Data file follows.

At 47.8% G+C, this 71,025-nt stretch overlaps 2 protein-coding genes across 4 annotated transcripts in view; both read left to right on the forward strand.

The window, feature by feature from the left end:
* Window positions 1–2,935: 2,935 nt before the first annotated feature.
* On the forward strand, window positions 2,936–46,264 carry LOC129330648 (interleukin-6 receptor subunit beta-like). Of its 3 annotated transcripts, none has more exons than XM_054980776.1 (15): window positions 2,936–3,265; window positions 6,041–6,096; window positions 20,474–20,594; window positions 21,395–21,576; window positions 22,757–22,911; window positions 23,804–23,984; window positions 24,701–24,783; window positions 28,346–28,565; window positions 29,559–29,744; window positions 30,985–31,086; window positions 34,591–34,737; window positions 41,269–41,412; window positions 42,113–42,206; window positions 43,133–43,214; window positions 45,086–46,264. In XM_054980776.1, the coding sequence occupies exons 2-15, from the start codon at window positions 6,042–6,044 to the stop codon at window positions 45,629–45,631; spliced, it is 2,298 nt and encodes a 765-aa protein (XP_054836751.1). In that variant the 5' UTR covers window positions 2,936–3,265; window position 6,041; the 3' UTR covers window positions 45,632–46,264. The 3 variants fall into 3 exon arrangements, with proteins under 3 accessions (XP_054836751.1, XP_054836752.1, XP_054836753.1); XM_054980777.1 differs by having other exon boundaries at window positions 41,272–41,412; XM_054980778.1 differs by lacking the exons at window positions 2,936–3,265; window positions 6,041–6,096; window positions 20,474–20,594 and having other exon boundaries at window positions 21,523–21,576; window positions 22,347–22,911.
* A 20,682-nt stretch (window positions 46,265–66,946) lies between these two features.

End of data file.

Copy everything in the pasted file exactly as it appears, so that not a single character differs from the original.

At 47.8% G+C, this 71,025-nt stretch overlaps 2 protein-coding genes across 4 annotated transcripts in view; both read left to right on the forward strand.

The window, feature by feature from the left end:
* Window positions 1–2,935: 2,935 nt before the first annotated feature.
* On the forward strand, window positions 2,936–46,264 carry LOC129330648 (interleukin-6 receptor subunit beta-like). Of its 3 annotated transcripts, none has more exons than XM_054980776.1 (15): window positions 2,936–3,265; window positions 6,041–6,096; window positions 20,474–20,594; window positions 21,395–21,576; window positions 22,757–22,911; window positions 23,804–23,984; window positions 24,701–24,783; window positions 28,346–28,565; window positions 29,559–29,744; window positions 30,985–31,086; window positions 34,591–34,737; window positions 41,269–41,412; window positions 42,113–42,206; window positions 43,133–43,214; window positions 45,086–46,264. In XM_054980776.1, the coding sequence occupies exons 2-15, from the start codon at window positions 6,042–6,044 to the stop codon at window positions 45,629–45,631; spliced, it is 2,298 nt and encodes a 765-aa protein (XP_054836751.1). In that variant the 5' UTR covers window positions 2,936–3,265; window position 6,041; the 3' UTR covers window positions 45,632–46,264. The 3 variants fall into 3 exon arrangements, with proteins under 3 accessions (XP_054836751.1, XP_054836752.1, XP_054836753.1); XM_054980777.1 differs by having other exon boundaries at window positions 41,272–41,412; XM_054980778.1 differs by lacking the exons at window positions 2,936–3,265; window positions 6,041–6,096; window positions 20,474–20,594 and having other exon boundaries at window positions 21,523–21,576; window positions 22,347–22,911.
* A 20,682-nt stretch (window positions 46,265–66,946) lies between these two features.